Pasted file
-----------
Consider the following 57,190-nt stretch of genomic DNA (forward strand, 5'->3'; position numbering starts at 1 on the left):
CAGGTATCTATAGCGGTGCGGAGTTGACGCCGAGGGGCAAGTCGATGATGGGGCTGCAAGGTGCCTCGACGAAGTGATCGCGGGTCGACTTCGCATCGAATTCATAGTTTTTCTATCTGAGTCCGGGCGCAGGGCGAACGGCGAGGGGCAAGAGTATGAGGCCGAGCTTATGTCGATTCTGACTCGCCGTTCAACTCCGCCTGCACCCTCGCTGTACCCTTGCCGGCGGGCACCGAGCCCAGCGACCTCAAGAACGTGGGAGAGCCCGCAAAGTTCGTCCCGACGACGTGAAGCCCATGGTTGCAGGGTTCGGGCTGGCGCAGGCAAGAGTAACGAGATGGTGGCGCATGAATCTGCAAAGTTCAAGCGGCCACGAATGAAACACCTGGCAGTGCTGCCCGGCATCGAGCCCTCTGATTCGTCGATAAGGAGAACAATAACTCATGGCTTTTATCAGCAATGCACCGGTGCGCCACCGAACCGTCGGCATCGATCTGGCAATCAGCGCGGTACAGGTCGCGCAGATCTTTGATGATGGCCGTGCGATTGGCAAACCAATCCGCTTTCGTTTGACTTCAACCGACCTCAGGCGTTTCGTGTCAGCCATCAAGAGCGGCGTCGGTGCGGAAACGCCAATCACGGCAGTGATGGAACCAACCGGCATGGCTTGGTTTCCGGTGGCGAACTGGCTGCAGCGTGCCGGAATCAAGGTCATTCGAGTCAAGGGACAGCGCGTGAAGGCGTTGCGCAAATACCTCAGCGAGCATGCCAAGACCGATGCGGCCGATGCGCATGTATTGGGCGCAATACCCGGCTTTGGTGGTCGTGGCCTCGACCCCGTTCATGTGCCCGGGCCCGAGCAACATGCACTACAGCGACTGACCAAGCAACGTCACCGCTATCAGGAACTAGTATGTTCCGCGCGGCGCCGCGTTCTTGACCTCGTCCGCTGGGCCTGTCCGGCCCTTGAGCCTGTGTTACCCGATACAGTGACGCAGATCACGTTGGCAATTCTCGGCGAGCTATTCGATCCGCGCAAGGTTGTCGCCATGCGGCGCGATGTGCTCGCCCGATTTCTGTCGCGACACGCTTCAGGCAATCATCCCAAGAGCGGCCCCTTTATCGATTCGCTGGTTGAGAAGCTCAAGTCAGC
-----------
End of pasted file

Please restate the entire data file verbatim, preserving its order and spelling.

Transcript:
Consider the following 57,190-nt stretch of genomic DNA (forward strand, 5'->3'; position numbering starts at 1 on the left):
CAGGTATCTATAGCGGTGCGGAGTTGACGCCGAGGGGCAAGTCGATGATGGGGCTGCAAGGTGCCTCGACGAAGTGATCGCGGGTCGACTTCGCATCGAATTCATAGTTTTTCTATCTGAGTCCGGGCGCAGGGCGAACGGCGAGGGGCAAGAGTATGAGGCCGAGCTTATGTCGATTCTGACTCGCCGTTCAACTCCGCCTGCACCCTCGCTGTACCCTTGCCGGCGGGCACCGAGCCCAGCGACCTCAAGAACGTGGGAGAGCCCGCAAAGTTCGTCCCGACGACGTGAAGCCCATGGTTGCAGGGTTCGGGCTGGCGCAGGCAAGAGTAACGAGATGGTGGCGCATGAATCTGCAAAGTTCAAGCGGCCACGAATGAAACACCTGGCAGTGCTGCCCGGCATCGAGCCCTCTGATTCGTCGATAAGGAGAACAATAACTCATGGCTTTTATCAGCAATGCACCGGTGCGCCACCGAACCGTCGGCATCGATCTGGCAATCAGCGCGGTACAGGTCGCGCAGATCTTTGATGATGGCCGTGCGATTGGCAAACCAATCCGCTTTCGTTTGACTTCAACCGACCTCAGGCGTTTCGTGTCAGCCATCAAGAGCGGCGTCGGTGCGGAAACGCCAATCACGGCAGTGATGGAACCAACCGGCATGGCTTGGTTTCCGGTGGCGAACTGGCTGCAGCGTGCCGGAATCAAGGTCATTCGAGTCAAGGGACAGCGCGTGAAGGCGTTGCGCAAATACCTCAGCGAGCATGCCAAGACCGATGCGGCCGATGCGCATGTATTGGGCGCAATACCCGGCTTTGGTGGTCGTGGCCTCGACCCCGTTCATGTGCCCGGGCCCGAGCAACATGCACTACAGCGACTGACCAAGCAACGTCACCGCTATCAGGAACTAGTATGTTCCGCGCGGCGCCGCGTTCTTGACCTCGTCCGCTGGGCCTGTCCGGCCCTTGAGCCTGTGTTACCCGATACAGTGACGCAGATCACGTTGGCAATTCTCGGCGAGCTATTCGATCCGCGCAAGGTTGTCGCCATGCGGCGCGATGTGCTCGCCCGATTTCTGTCGCGACACGCTTCAGGCAATCATCCCAAGAGCGGCCCCTTTATCGATTCGCTGGTTGAGAAGCTCAAGTCAGC